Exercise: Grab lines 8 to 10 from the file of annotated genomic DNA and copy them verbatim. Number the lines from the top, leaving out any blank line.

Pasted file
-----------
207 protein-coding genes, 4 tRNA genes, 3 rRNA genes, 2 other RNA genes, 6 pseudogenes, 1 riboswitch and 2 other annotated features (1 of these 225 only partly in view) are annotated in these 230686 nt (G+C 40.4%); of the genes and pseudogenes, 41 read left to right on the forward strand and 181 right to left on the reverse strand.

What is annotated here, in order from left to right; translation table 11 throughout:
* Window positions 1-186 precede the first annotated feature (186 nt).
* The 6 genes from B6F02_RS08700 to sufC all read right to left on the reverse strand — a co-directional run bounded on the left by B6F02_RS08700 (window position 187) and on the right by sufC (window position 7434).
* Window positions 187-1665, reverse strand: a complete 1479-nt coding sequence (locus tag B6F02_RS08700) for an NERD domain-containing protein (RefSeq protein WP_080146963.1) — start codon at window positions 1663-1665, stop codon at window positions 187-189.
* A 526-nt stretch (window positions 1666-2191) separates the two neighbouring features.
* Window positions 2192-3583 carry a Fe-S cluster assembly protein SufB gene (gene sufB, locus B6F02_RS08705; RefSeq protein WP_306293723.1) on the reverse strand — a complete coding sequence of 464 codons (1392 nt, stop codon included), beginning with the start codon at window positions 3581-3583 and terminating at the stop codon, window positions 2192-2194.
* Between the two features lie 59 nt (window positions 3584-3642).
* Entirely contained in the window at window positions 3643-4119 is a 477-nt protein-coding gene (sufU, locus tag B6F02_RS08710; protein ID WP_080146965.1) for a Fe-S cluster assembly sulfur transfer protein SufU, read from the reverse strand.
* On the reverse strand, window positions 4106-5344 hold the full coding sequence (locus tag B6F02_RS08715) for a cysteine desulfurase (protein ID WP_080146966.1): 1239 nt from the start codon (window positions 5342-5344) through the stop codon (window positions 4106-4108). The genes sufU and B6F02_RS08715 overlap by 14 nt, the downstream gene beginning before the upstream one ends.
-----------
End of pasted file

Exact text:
* Between the two features lie 59 nt (window positions 3584-3642).
* Entirely contained in the window at window positions 3643-4119 is a 477-nt protein-coding gene (sufU, locus tag B6F02_RS08710; protein ID WP_080146965.1) for a Fe-S cluster assembly sulfur transfer protein SufU, read from the reverse strand.
* On the reverse strand, window positions 4106-5344 hold the full coding sequence (locus tag B6F02_RS08715) for a cysteine desulfurase (protein ID WP_080146966.1): 1239 nt from the start codon (window positions 5342-5344) through the stop codon (window positions 4106-4108). The genes sufU and B6F02_RS08715 overlap by 14 nt, the downstream gene beginning before the upstream one ends.